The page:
Tuesday, April 1, 2014

A Flawed Theory: Particle Fever

The CERN Large Hadron Collider, in Mark Levinson's documentary Particle Fever

The challenge of Particle Fever is to distil a hugely complex subject into something we can grasp and appreciate: the hunt for the elusive Higgs boson particle, and through it a deeper understanding of the fundamental laws of the universe. It rises to the challenge, presenting a deeply momentous scientific undertaking with passionate clarity. But I’m not sure it will convert those who are not already scientifically-inclined. For those of us who retain the thirst for knowledge we cultivated as children, however, it’s an exciting ride. The film focuses on the theoretical and experimental physicists who gather at Europe’s CERN from all corners of the globe in 2008, before the switch was first flipped on the Large Hadron Collider – a singular moment in the history of science, where literally everything we thought we knew about the universe and how it worked was up in the air. These scientists were buzzing with excitement at the prospect of gathering some truly unprecedented data, using the largest and most complex tool ever designed by human hands. As one physicist remarks, it’s “history happening right before our eyes.”

The idea has a dizzying import, and the physicists who are interviewed demonstrate no small amount of passion (and anxiety) about their work. Some, like Princeton’s Nima Arkadi-Hamed, are troubled by doubts that the LHC might show our understanding of physics to be utterly flawed (conforming to a “multiverse” theory, which if proven correct would halt the progress of all physics). Others like Savas Dimopolous of Stanford are more hopeful, believing (or, perhaps, wanting to believe) that the data will reveal a massively broad spectrum of new insight (what’s called the “supersymmetry” model). The drama in Particle Fever coalesces from this central struggle between “Will we be proven right?” or “Will we be proven terribly, terribly wrong?.” Unfortunately, this drama can sometimes feel manufactured and unconvincing. A sense of spectacle is probably appropriate, considering the lofty subject matter, but some technical issues (choppy audio dubbing, painfully obvious restructuring of events through editing, etc) broke the immersion for me. The visual component are also somewhat lacking – the necessary bar graphs, infographics, and charts are helpful in breaking down some important concepts, such as the difference between the multiverse theory and the supersymmetry model. But some of the CG effects in these sequences look oddly bad, almost dated, and one wonders whether it wouldn’t have been simpler to do away with them altogether. These explanatory segments are few and far between, however, leaving plenty of room to watch these scientists squirm with anticipation once the big machine is finally turned on for the first time.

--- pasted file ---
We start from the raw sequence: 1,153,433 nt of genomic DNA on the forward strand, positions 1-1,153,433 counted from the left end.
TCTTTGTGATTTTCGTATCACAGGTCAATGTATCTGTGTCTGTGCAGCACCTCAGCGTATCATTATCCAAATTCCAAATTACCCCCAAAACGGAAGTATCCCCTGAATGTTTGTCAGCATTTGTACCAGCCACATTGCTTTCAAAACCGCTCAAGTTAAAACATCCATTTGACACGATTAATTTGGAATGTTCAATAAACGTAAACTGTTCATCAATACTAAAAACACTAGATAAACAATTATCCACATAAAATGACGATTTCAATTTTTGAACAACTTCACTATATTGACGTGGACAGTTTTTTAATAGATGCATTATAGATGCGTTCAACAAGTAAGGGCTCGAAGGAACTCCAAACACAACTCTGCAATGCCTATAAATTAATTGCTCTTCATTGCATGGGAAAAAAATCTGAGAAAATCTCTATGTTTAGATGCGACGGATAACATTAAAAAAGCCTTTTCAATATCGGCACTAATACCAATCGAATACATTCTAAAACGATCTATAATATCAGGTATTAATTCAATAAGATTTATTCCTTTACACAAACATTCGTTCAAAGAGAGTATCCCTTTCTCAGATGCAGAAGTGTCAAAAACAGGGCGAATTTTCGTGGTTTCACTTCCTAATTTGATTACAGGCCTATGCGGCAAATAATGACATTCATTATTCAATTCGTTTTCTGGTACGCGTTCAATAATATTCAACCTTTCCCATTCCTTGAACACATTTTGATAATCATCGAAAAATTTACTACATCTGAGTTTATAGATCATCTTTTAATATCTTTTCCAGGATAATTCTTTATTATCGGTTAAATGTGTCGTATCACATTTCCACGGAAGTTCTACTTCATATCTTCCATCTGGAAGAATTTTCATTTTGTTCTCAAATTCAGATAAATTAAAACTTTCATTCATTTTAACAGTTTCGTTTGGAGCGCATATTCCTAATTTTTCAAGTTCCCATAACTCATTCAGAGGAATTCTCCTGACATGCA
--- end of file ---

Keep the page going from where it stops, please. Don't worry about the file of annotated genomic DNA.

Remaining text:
My only other major gripe is with the ending, which doesn’t provide nearly as conclusive an answer as I’d hoped. The bulk of Particle Fever is lead-up – what will happen when the LHC comes online? – and the result is…well, inconclusive. It reminds me of Titanic, in a way – we already know the ending, but it strings us along in the futile, suspended-disbelief hope that it might somehow play out differently. The Higgs particle was confirmed to exist, but the battle between the multiverse and supersymmetry theories is far from over, and what we learned from the experience isn’t clear even to this day. The disappointment I felt at such an anticlimactic conclusion can’t be laid at the feet of the filmmakers – one can’t exactly complain about Titanic lacking a happy ending, either – but it leaves a dull impression nonetheless.

These are minor complaints, however, and as a whole Particle Fever impresses with its animated interviews and solid pacing, and it deserves credit for bringing such an important story in the history of modern science to a level that anyone can appreciate. Even if you’re not at all interested in physics, this is a documentary that will have you asking questions about the way our universe works. I’m sure that is exactly the point.

– Justin Cummings is a writer, blogger, playwright, and graduate of Queen's University's English Language & Literature program. He has been an avid gamer and industry commentator since he first fed a coin into a Donkey Kong machine. He is currently pursuing a career in games journalism and criticism in Toronto. 

1 comment:

  1. It's not germane to your topic, but as an interesting subplot, the USA lost it's opportunity to lead the world in this research when it cut funding to the Tevetron project in 1993. Now, US scientists play a role, but only as contributors and collaborators.